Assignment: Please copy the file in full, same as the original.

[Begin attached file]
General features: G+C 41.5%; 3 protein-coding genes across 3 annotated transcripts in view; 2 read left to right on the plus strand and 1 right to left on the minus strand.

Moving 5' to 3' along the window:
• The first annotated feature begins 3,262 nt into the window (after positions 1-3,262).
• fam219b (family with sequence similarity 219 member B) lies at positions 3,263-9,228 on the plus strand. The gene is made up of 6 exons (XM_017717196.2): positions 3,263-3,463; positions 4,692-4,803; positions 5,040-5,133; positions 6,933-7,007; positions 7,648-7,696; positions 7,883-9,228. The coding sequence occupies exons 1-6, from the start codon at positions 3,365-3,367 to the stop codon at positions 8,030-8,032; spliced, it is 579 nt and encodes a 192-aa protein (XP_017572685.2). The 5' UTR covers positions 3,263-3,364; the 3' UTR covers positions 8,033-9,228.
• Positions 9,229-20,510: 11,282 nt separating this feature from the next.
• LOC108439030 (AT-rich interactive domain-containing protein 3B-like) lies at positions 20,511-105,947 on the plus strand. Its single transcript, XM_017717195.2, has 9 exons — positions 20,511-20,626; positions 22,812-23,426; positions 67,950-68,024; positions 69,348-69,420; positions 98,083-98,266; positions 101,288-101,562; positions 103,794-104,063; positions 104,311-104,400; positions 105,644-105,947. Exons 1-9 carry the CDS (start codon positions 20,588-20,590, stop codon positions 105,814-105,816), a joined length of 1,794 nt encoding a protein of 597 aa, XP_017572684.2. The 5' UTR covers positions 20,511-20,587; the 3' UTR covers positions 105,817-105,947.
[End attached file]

General features: G+C 41.5%; 3 protein-coding genes across 3 annotated transcripts in view; 2 read left to right on the plus strand and 1 right to left on the minus strand.

Moving 5' to 3' along the window:
• The first annotated feature begins 3,262 nt into the window (after positions 1-3,262).
• fam219b (family with sequence similarity 219 member B) lies at positions 3,263-9,228 on the plus strand. The gene is made up of 6 exons (XM_017717196.2): positions 3,263-3,463; positions 4,692-4,803; positions 5,040-5,133; positions 6,933-7,007; positions 7,648-7,696; positions 7,883-9,228. The coding sequence occupies exons 1-6, from the start codon at positions 3,365-3,367 to the stop codon at positions 8,030-8,032; spliced, it is 579 nt and encodes a 192-aa protein (XP_017572685.2). The 5' UTR covers positions 3,263-3,364; the 3' UTR covers positions 8,033-9,228.
• Positions 9,229-20,510: 11,282 nt separating this feature from the next.
• LOC108439030 (AT-rich interactive domain-containing protein 3B-like) lies at positions 20,511-105,947 on the plus strand. Its single transcript, XM_017717195.2, has 9 exons — positions 20,511-20,626; positions 22,812-23,426; positions 67,950-68,024; positions 69,348-69,420; positions 98,083-98,266; positions 101,288-101,562; positions 103,794-104,063; positions 104,311-104,400; positions 105,644-105,947. Exons 1-9 carry the CDS (start codon positions 20,588-20,590, stop codon positions 105,814-105,816), a joined length of 1,794 nt encoding a protein of 597 aa, XP_017572684.2. The 5' UTR covers positions 20,511-20,587; the 3' UTR covers positions 105,817-105,947.